And any model that incentivizes the sale of expensive mutual funds to investors with relatively small portfolios is particularly flawed.
Financial advisors at Edward Jones are primarily compensated on a straight commission basis. They get paid by selling customers financial products in Edward Jones Investments that generate commission revenue to the firm and themselves.
Most financial advisors in the broker-dealer industry are paid on a roughly similar model. Unfortunately, academic research in behavioural ethics is pretty clear that “when people have a vested interest in seeing a problem in a certain manner, they are no longer capable of objectivity.”
Edward Jones Door-to-Door Process
The door-to-door process is distinctive to Edward Jones Investments, and it inspires love or hate from those in the field.
When asked if newly hired agents were qualified to approach people’s homes and discuss their investments, James Weddle (managing partner of Edward Jones Investments) says it’s not just the new people who go door to door.
Weddle says that going door to door is the best way to build a career at Edward Jones, and that’s a necessary part of serving customers. “I wouldn’t invest with someone I hadn’t met,” he says. “I think that would be crazy.”
“Of the 14 people who were in my class from the very beginning, I think there are only four, including myself that are still in the field” says Koos.
“Everyone else moved into banking or some other non-advisory role. It’s a great career — one where you can do wonderful things for your clients all while making a fantastic, unlimited amount of income — but it’s not easy, especially getting started.”
Alan Canton was one Edward Jones Investmentscustomer whose broker left for another firm. Canton opted to follow his broker, and says he was surprised that no one tried to stop him.
“No one at Jones ever bothered to call me to ask me to stay until a new broker came to the office,” he says, “or to offer me an interview with other Jones brokers in the area. I was going to follow my broker anyway, but I was surprised that Jones never made any effort at all to retain me.”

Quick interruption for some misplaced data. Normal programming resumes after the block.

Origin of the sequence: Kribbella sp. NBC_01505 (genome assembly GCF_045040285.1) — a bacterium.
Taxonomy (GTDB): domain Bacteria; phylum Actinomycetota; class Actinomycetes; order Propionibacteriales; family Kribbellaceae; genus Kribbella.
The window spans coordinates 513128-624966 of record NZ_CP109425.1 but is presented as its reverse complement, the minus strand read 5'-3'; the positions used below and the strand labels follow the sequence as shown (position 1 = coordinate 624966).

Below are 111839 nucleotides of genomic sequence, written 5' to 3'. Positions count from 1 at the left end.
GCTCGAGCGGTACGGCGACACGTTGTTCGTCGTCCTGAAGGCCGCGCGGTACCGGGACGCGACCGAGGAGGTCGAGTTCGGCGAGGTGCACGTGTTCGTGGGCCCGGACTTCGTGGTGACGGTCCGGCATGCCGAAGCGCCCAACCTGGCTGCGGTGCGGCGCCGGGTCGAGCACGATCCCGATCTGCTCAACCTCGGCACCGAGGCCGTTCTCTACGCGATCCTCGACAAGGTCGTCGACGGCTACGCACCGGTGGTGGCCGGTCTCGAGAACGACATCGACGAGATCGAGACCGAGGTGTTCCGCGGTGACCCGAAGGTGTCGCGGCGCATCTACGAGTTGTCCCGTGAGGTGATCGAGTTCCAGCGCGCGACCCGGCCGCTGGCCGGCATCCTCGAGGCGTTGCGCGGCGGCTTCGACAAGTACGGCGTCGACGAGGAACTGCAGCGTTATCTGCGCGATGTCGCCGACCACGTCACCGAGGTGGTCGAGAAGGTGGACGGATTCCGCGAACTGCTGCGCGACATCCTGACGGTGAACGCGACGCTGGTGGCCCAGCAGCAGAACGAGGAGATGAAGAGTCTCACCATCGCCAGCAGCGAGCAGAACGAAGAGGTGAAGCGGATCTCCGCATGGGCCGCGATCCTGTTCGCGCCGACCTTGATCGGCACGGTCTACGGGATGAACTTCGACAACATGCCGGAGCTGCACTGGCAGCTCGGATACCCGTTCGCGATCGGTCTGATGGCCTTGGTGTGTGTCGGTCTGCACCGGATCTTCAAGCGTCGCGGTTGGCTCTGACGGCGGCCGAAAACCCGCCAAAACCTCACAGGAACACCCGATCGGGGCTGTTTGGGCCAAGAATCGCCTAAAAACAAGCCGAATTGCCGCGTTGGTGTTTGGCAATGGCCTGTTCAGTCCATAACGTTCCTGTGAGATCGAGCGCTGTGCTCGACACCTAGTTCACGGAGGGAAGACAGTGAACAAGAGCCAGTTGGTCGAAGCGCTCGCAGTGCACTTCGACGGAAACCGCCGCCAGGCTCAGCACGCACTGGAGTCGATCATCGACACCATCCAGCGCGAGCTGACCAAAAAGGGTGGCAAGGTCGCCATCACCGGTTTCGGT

Koos says that most customers don’t notice the turnover of agents. “Edward Jones does a good job of keeping it from their customers. Clients have learned unless you’re working with someone who’s been there at least three years, they won’t be there long.”
Lutz-Kiser, who has been with Edward Jones for four years, says that for some, finding a comfort level at Edward Jones seems to take a while.
“There’s definitely a hump. If someone makes it through the first three to five years, they’re likely to stay.”
When asked if she would recommend potential clients avoid brokers who had been with Edward Jones less than five years, she says, “No, because that would mean they wouldn’t work with me.”
Dan Weedin, of Toro Consulting in Poulsbo, Wash., has been with his Edward Jones broker for at least 10 years. He takes an active role in his portfolio management and largely steers the planning, with his brokers’ implementation.
“I do also trust he is always acting in my best interest. I just like to be the one who makes the decision with his help and advice,” he says. “This is a business relationship and it hasn’t failed me.”
Koos considers his time with Edward Jones well-spent. “At the end of the day, if I had to do it all over again, I’d still start at Jones,” he says. “
Advanced technology working behind the scenes in Edward Jones Investments will help you stay on track to meet your goals. If your portfolio moves outside of the range set by your goals, you’ll receive an alert and then you must work together with your financial advisor to make adjustments.
Do you have any questions on what is the big deal with Edward Jones Investments? Ask below!